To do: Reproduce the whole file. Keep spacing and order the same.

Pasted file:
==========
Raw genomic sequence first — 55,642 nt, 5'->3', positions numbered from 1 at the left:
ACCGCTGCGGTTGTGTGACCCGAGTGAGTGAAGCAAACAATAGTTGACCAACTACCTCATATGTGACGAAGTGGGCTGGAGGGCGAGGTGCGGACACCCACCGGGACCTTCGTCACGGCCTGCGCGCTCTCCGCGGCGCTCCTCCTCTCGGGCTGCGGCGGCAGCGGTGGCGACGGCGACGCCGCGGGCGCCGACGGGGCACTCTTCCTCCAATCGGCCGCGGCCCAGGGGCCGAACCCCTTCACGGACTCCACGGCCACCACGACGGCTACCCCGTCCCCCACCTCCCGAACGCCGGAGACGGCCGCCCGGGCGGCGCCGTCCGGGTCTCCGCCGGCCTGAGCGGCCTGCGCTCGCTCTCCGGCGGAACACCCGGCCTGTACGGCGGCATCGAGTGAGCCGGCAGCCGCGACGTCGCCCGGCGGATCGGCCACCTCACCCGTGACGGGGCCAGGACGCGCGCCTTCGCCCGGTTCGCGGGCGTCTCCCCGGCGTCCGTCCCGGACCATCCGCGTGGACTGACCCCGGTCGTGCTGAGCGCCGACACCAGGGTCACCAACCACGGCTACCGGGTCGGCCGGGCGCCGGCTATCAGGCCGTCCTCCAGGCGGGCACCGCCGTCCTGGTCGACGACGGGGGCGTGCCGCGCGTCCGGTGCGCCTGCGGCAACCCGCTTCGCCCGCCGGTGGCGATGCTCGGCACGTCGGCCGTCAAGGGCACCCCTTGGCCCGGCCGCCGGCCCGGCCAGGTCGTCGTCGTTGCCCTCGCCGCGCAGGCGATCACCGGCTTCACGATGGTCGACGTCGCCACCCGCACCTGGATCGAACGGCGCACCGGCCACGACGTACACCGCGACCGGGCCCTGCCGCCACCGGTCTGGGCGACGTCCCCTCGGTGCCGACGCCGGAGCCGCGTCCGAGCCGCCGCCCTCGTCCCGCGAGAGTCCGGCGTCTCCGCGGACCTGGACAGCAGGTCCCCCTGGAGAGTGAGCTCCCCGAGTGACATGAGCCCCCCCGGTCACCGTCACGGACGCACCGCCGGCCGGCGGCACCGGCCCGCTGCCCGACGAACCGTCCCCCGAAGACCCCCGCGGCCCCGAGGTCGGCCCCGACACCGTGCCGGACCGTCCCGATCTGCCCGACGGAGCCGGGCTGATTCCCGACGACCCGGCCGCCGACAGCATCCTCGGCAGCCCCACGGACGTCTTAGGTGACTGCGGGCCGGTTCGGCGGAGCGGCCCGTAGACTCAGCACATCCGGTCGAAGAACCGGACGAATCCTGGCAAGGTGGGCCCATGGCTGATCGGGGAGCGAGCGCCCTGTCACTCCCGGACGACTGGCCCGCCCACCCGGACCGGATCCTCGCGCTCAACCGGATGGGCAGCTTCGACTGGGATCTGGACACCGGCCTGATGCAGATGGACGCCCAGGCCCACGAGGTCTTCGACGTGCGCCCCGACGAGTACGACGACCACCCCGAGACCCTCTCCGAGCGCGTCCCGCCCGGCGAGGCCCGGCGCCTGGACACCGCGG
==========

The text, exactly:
Raw genomic sequence first — 55,642 nt, 5'->3', positions numbered from 1 at the left:
ACCGCTGCGGTTGTGTGACCCGAGTGAGTGAAGCAAACAATAGTTGACCAACTACCTCATATGTGACGAAGTGGGCTGGAGGGCGAGGTGCGGACACCCACCGGGACCTTCGTCACGGCCTGCGCGCTCTCCGCGGCGCTCCTCCTCTCGGGCTGCGGCGGCAGCGGTGGCGACGGCGACGCCGCGGGCGCCGACGGGGCACTCTTCCTCCAATCGGCCGCGGCCCAGGGGCCGAACCCCTTCACGGACTCCACGGCCACCACGACGGCTACCCCGTCCCCCACCTCCCGAACGCCGGAGACGGCCGCCCGGGCGGCGCCGTCCGGGTCTCCGCCGGCCTGAGCGGCCTGCGCTCGCTCTCCGGCGGAACACCCGGCCTGTACGGCGGCATCGAGTGAGCCGGCAGCCGCGACGTCGCCCGGCGGATCGGCCACCTCACCCGTGACGGGGCCAGGACGCGCGCCTTCGCCCGGTTCGCGGGCGTCTCCCCGGCGTCCGTCCCGGACCATCCGCGTGGACTGACCCCGGTCGTGCTGAGCGCCGACACCAGGGTCACCAACCACGGCTACCGGGTCGGCCGGGCGCCGGCTATCAGGCCGTCCTCCAGGCGGGCACCGCCGTCCTGGTCGACGACGGGGGCGTGCCGCGCGTCCGGTGCGCCTGCGGCAACCCGCTTCGCCCGCCGGTGGCGATGCTCGGCACGTCGGCCGTCAAGGGCACCCCTTGGCCCGGCCGCCGGCCCGGCCAGGTCGTCGTCGTTGCCCTCGCCGCGCAGGCGATCACCGGCTTCACGATGGTCGACGTCGCCACCCGCACCTGGATCGAACGGCGCACCGGCCACGACGTACACCGCGACCGGGCCCTGCCGCCACCGGTCTGGGCGACGTCCCCTCGGTGCCGACGCCGGAGCCGCGTCCGAGCCGCCGCCCTCGTCCCGCGAGAGTCCGGCGTCTCCGCGGACCTGGACAGCAGGTCCCCCTGGAGAGTGAGCTCCCCGAGTGACATGAGCCCCCCCGGTCACCGTCACGGACGCACCGCCGGCCGGCGGCACCGGCCCGCTGCCCGACGAACCGTCCCCCGAAGACCCCCGCGGCCCCGAGGTCGGCCCCGACACCGTGCCGGACCGTCCCGATCTGCCCGACGGAGCCGGGCTGATTCCCGACGACCCGGCCGCCGACAGCATCCTCGGCAGCCCCACGGACGTCTTAGGTGACTGCGGGCCGGTTCGGCGGAGCGGCCCGTAGACTCAGCACATCCGGTCGAAGAACCGGACGAATCCTGGCAAGGTGGGCCCATGGCTGATCGGGGAGCGAGCGCCCTGTCACTCCCGGACGACTGGCCCGCCCACCCGGACCGGATCCTCGCGCTCAACCGGATGGGCAGCTTCGACTGGGATCTGGACACCGGCCTGATGCAGATGGACGCCCAGGCCCACGAGGTCTTCGACGTGCGCCCCGACGAGTACGACGACCACCCCGAGACCCTCTCCGAGCGCGTCCCGCCCGGCGAGGCCCGGCGCCTGGACACCGCGG